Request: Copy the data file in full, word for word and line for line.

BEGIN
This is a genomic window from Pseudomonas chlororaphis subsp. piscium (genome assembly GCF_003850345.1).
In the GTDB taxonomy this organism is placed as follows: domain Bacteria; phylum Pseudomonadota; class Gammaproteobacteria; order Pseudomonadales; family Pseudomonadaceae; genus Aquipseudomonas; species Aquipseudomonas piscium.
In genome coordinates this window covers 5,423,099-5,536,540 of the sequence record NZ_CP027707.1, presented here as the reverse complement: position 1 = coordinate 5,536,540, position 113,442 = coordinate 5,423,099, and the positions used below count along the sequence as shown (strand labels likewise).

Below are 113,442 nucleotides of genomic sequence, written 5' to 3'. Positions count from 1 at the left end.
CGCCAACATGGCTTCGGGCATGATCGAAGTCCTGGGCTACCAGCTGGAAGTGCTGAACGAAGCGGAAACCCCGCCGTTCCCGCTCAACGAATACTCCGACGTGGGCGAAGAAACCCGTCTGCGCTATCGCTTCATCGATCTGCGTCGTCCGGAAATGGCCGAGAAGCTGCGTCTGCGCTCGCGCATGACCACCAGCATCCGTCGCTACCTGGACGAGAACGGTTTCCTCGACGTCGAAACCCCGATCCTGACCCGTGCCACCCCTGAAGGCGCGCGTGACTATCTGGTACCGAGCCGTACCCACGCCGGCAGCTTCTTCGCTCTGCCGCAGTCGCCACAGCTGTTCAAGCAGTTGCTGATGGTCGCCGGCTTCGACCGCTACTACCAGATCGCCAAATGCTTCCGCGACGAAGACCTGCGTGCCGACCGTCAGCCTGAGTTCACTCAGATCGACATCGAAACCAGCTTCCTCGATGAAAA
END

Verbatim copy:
This is a genomic window from Pseudomonas chlororaphis subsp. piscium (genome assembly GCF_003850345.1).
In the GTDB taxonomy this organism is placed as follows: domain Bacteria; phylum Pseudomonadota; class Gammaproteobacteria; order Pseudomonadales; family Pseudomonadaceae; genus Aquipseudomonas; species Aquipseudomonas piscium.
In genome coordinates this window covers 5,423,099-5,536,540 of the sequence record NZ_CP027707.1, presented here as the reverse complement: position 1 = coordinate 5,536,540, position 113,442 = coordinate 5,423,099, and the positions used below count along the sequence as shown (strand labels likewise).

Below are 113,442 nucleotides of genomic sequence, written 5' to 3'. Positions count from 1 at the left end.
CGCCAACATGGCTTCGGGCATGATCGAAGTCCTGGGCTACCAGCTGGAAGTGCTGAACGAAGCGGAAACCCCGCCGTTCCCGCTCAACGAATACTCCGACGTGGGCGAAGAAACCCGTCTGCGCTATCGCTTCATCGATCTGCGTCGTCCGGAAATGGCCGAGAAGCTGCGTCTGCGCTCGCGCATGACCACCAGCATCCGTCGCTACCTGGACGAGAACGGTTTCCTCGACGTCGAAACCCCGATCCTGACCCGTGCCACCCCTGAAGGCGCGCGTGACTATCTGGTACCGAGCCGTACCCACGCCGGCAGCTTCTTCGCTCTGCCGCAGTCGCCACAGCTGTTCAAGCAGTTGCTGATGGTCGCCGGCTTCGACCGCTACTACCAGATCGCCAAATGCTTCCGCGACGAAGACCTGCGTGCCGACCGTCAGCCTGAGTTCACTCAGATCGACATCGAAACCAGCTTCCTCGATGAAAA